By Candace Rondeaux
Washington Post Foreign Service
Wednesday, September 10, 2008
ISLAMABAD, Pakistan, Sept. 9 -- Asif Ali Zardari was sworn in as Pakistan's president Tuesday, and within hours he appeared with Afghan President Hamid Karzai, pledging to work with him to resolve long-standing tensions between their countries and fight the rising Taliban insurgency on both sides of their border.
In a departure from past rancor between the two governments, the leaders spoke of a new era of cooperation, but they offered scant details about how to accomplish it. They also suggested they would stand up to the United States at a time of widespread public anger in both countries over civilian casualties in U.S. strikes.
Seated side by side beneath gold-framed portraits of Zardari's slain wife, former prime minister Benazir Bhutto, and Pakistan's founding father, Muhammad Ali Jinnah, the two presidents struck a relaxed pose as they faced hundreds of reporters at the Pakistani president's residence.
Karzai, in his trademark Afghan cape and black Karakul hat, avoided the sharp words he has used in recent months over Pakistan's failure to rein in the Taliban insurgency in areas near the Afghan border. Zardari, leaning forward eagerly in a dark-blue two-piece suit, said cooperation between the two countries is crucial for success in the war against Islamist extremists on both sides of the border. Insurgents control a large portion of the 1,500-mile border, effectively rendering the region largely inaccessible to Pakistani or Afghan troops.
"If there are any weaknesses either on this side or that side of the border, then we . . . should stand together and make sure those weaknesses are settled," Zardari said.
Karzai offered the same sentiments: "Afghanistan will be there in each step that you take in our joint struggle for peace and prosperity in the region. For each step you take in fighting the war on terrorism, for bringing peace to two countries, for bringing stability to two countries, Afghanistan will take many, many steps with you."
During Pervez Musharraf's term as Pakistan's president, the two countries struggled for years to find common ground after the start of the U.S.-led war in Afghanistan in 2001.
While both governments publicly aligned themselves with the United States in its war on al-Qaeda and other Islamist insurgents in the region, Karzai frequently complained that Musharraf's government -- and Pakistani intelligence agencies in particular -- were playing a double game and working to undermine his government by helping or turning a blind eye to insurgents.
Zardari, 53, who took charge of the ruling Pakistan People's Party after Bhutto was assassinated in December, was sworn in by Supreme Court Chief Justice Abdul Hameed Dogar on Tuesday afternoon and vowed to protect the country's constitution and hew to the dominant Muslim faith of his nation. His two daughters and son looked on.
The oath-taking ceremony was a triumphant and emotional moment for the former polo player and son of a cinema owner. Widely known here as "Mr. 10 Percent" for his reputation as a backroom wheeler-dealer, he spent 11 years in prison on corruption charges that were never proved in court. Zardari has worked for months since his wife's death to blunt the allegations of corruption and consolidate his party's hold on power.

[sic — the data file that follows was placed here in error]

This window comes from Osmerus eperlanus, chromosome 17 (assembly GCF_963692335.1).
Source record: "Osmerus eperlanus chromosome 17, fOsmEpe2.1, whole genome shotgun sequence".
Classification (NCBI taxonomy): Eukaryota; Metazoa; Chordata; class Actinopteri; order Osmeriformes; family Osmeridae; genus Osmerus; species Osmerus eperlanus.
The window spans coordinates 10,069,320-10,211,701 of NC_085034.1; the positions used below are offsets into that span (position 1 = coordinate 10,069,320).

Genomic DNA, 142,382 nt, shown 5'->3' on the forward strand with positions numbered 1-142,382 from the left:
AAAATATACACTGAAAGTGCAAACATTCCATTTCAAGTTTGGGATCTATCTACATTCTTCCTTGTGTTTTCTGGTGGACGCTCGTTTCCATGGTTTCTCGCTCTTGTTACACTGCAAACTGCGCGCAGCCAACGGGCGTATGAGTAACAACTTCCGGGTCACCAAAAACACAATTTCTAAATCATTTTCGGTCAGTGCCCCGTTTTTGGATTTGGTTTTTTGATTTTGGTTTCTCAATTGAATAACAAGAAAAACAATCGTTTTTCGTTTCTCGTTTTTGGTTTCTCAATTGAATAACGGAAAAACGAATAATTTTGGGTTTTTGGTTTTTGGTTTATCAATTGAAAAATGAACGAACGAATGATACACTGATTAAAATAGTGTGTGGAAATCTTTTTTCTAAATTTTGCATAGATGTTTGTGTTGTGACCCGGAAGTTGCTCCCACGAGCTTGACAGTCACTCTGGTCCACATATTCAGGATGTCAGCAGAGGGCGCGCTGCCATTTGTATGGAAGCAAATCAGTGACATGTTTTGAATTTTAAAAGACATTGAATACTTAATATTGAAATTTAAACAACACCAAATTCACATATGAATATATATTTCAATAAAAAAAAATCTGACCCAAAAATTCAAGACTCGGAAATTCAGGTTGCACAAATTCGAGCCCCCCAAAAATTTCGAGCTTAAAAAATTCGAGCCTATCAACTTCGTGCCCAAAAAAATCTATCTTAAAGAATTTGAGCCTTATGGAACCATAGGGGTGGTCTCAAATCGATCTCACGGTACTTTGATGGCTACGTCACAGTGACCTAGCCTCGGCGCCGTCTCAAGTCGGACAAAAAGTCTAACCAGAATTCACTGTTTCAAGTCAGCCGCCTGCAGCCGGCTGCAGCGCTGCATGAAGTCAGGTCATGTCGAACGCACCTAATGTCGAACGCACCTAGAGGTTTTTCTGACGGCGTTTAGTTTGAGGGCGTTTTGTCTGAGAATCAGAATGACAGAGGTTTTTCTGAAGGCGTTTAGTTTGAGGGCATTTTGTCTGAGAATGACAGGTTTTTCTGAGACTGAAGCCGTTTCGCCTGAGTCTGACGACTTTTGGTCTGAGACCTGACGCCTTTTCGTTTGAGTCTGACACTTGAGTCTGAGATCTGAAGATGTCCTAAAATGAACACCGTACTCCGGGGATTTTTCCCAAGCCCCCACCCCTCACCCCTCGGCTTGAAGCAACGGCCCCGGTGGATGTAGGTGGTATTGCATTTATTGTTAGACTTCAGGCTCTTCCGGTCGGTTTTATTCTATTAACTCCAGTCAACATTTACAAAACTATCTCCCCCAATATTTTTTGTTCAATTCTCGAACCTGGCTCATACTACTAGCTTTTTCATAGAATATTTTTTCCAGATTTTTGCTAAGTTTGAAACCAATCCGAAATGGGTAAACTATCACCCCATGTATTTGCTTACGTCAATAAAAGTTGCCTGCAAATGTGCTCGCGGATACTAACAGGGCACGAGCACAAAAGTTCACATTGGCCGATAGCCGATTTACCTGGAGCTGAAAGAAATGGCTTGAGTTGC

Karzai's journey to office could not have been more different. A member of an influential tribe with strong ties to Afghanistan's former king, Mohammed Zahir Shah, Karzai rose to power after spending years in exile in the Pakistani city of Quetta during the Taliban's rule in Afghanistan in the 1990s. Well spoken and known for his sartorial savvy, he was tapped by foreign governments to lead Afghanistan as the country's interim president in 2002, was elected in 2004, and has received strong backing from the United States and other countries with troops in Afghanistan.
Faced with a mounting civilian death toll from U.S. airstrikes in Afghanistan this year, Karzai has intensified his public criticism of U.S. military operations in his country.
Zardari, meanwhile, is facing a challenge as Pakistani security forces and insurgents clash in the country's restive tribal areas and his public grows angry over U.S. strikes on insurgent targets inside Pakistan. Both Zardari and Karzai have decried the civilian toll in the war against the insurgents, and both repeated those sentiments Tuesday.
Karzai said he was heartened by a U.S. military decision to reopen an investigation into an Aug. 22 U.S. airstrike that United Nations and Afghan officials say killed 90 civilians. He said President Bush had personally offered his condolences after the attack in the small town of Azizabad.
"We must concentrate on the right targets," Karzai said. "The targets are not civilians and kids, neither in Pakistan nor Afghanistan. The right targets are the sanctuaries."
Zardari is set to travel to China next week and meet with leaders there during the final days of the international Paralympic Games. After that, he is scheduled to travel to the United States for a White House visit.